E3 Final Fantasy VIII Is Getting A Remaster

froggyboy604

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I remember playing FF8 many years ago for the Playstation 1, and spending many hours playing FF8. It is nice to see that FF8 will be re-made for all the modern game consoles and PC.
 

cm2

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I remember playing FF8 many years ago for the Playstation 1, and spending many hours playing FF8. It is nice to see that FF8 will be re-made for all the modern game consoles and PC.
They fixed/upgraded Squall's nose in the remaster too lol:
 

cm2

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Kitase mentioned a few stuff on the remaster:

The remaster will have the following mechanics integrated:
  • Triple speed
  • Battle Enhancements (Max HP and ATB Gauge, Special Moves always available)
  • No random encounters
The PC version of the game, which will be available on Steam, will have the following exclusive features:
  • Acquire all Items, Abilities, Special Moves and Triple Triad cards
  • Max GF level, Gil, and Magic
  • Highly customizable system settings

Final Fantasy, Final Fantasy 8, Final Fantasy VIII, Remaster, Square Enix
 

Demon_Skeith

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Kitase mentioned a few stuff on the remaster:

The remaster will have the following mechanics integrated:
  • Triple speed
  • Battle Enhancements (Max HP and ATB Gauge, Special Moves always available)
  • No random encounters
The PC version of the game, which will be available on Steam, will have the following exclusive features:
  • Acquire all Items, Abilities, Special Moves and Triple Triad cards
  • Max GF level, Gil, and Magic
  • Highly customizable system settings

Final Fantasy, Final Fantasy 8, Final Fantasy VIII, Remaster, Square Enix
pretty much all remasters to date.
 

cm2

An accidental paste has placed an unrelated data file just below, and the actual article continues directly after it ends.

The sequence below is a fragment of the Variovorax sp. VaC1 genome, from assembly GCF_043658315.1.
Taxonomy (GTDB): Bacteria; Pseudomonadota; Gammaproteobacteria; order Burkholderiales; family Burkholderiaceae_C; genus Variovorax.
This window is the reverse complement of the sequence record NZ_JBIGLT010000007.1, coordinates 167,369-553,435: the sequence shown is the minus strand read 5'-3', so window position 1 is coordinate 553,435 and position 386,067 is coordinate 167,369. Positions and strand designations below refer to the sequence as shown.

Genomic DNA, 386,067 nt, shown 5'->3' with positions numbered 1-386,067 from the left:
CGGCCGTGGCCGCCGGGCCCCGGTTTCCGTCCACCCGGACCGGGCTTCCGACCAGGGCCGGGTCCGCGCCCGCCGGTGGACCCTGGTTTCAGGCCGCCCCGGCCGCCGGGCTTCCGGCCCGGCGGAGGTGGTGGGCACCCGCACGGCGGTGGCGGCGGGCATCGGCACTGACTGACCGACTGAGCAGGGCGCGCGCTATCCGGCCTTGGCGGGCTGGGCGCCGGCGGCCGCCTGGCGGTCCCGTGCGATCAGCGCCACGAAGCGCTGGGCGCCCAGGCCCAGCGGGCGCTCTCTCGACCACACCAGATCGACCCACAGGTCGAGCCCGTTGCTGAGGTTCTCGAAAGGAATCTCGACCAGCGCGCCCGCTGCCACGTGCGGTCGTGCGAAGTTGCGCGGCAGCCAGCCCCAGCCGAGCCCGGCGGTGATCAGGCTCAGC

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Kitase on the character models upgrade, from famitsu translated by siliconera:

Yoshinori Kitase, Director: “At first, the plan was to release it on current-generation hardware, with more or less the same graphics. However, the title recently celebrated its 20th anniversary, and since TVs evolved from SD CRTs to LCD HDTVs, we decided that it was necessary to improve on character quality.
So then we continued its development until just before it went gold, then out of nowhere, we decided to work on refining the characters. For that reason, we found ourselves in a situation that needed a major schedule change, but thanks to the efforts from the original staff’s Harada (battle programmer, Hiroshi Harada), character modeler Kayano (Tomohiro Kayano), and character designer Nomura (Tetsuya Nomura) we were able to revive it with wonderful quality. The troubles were there, but in the end it was the right call.”
 

cm2

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doesn't he say something else in Japanese?
True. He says many different "whatevers" in japanese . This article explains it:

Squall’s Japanese phrasesSquall’s English phrases
I can’t believe this teacherWhatever
No big dealWhatever
Well, excuse meWhatever
Man, you’re annoyingWhatever
Sure, I guessWhatever
Get off my case / leave me aloneWhatever